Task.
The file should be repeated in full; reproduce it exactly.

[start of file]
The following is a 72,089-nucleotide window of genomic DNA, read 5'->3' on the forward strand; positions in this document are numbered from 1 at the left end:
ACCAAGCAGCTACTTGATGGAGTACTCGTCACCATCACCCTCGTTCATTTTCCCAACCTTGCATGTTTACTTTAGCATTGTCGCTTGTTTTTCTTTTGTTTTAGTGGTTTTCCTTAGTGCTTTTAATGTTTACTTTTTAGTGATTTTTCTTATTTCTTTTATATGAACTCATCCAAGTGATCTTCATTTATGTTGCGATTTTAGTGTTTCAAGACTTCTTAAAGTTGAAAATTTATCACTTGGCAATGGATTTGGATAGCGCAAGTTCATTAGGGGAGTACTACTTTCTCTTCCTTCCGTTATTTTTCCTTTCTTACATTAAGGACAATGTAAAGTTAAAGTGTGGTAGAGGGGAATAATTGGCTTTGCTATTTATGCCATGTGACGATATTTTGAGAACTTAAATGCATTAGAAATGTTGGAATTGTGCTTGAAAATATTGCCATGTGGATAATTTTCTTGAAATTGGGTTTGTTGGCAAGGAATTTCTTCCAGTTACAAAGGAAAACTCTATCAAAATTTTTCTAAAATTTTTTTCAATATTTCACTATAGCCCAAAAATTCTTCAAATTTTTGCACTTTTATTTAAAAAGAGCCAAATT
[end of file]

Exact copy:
The following is a 72,089-nucleotide window of genomic DNA, read 5'->3' on the forward strand; positions in this document are numbered from 1 at the left end:
ACCAAGCAGCTACTTGATGGAGTACTCGTCACCATCACCCTCGTTCATTTTCCCAACCTTGCATGTTTACTTTAGCATTGTCGCTTGTTTTTCTTTTGTTTTAGTGGTTTTCCTTAGTGCTTTTAATGTTTACTTTTTAGTGATTTTTCTTATTTCTTTTATATGAACTCATCCAAGTGATCTTCATTTATGTTGCGATTTTAGTGTTTCAAGACTTCTTAAAGTTGAAAATTTATCACTTGGCAATGGATTTGGATAGCGCAAGTTCATTAGGGGAGTACTACTTTCTCTTCCTTCCGTTATTTTTCCTTTCTTACATTAAGGACAATGTAAAGTTAAAGTGTGGTAGAGGGGAATAATTGGCTTTGCTATTTATGCCATGTGACGATATTTTGAGAACTTAAATGCATTAGAAATGTTGGAATTGTGCTTGAAAATATTGCCATGTGGATAATTTTCTTGAAATTGGGTTTGTTGGCAAGGAATTTCTTCCAGTTACAAAGGAAAACTCTATCAAAATTTTTCTAAAATTTTTTTCAATATTTCACTATAGCCCAAAAATTCTTCAAATTTTTGCACTTTTATTTAAAAAGAGCCAAATT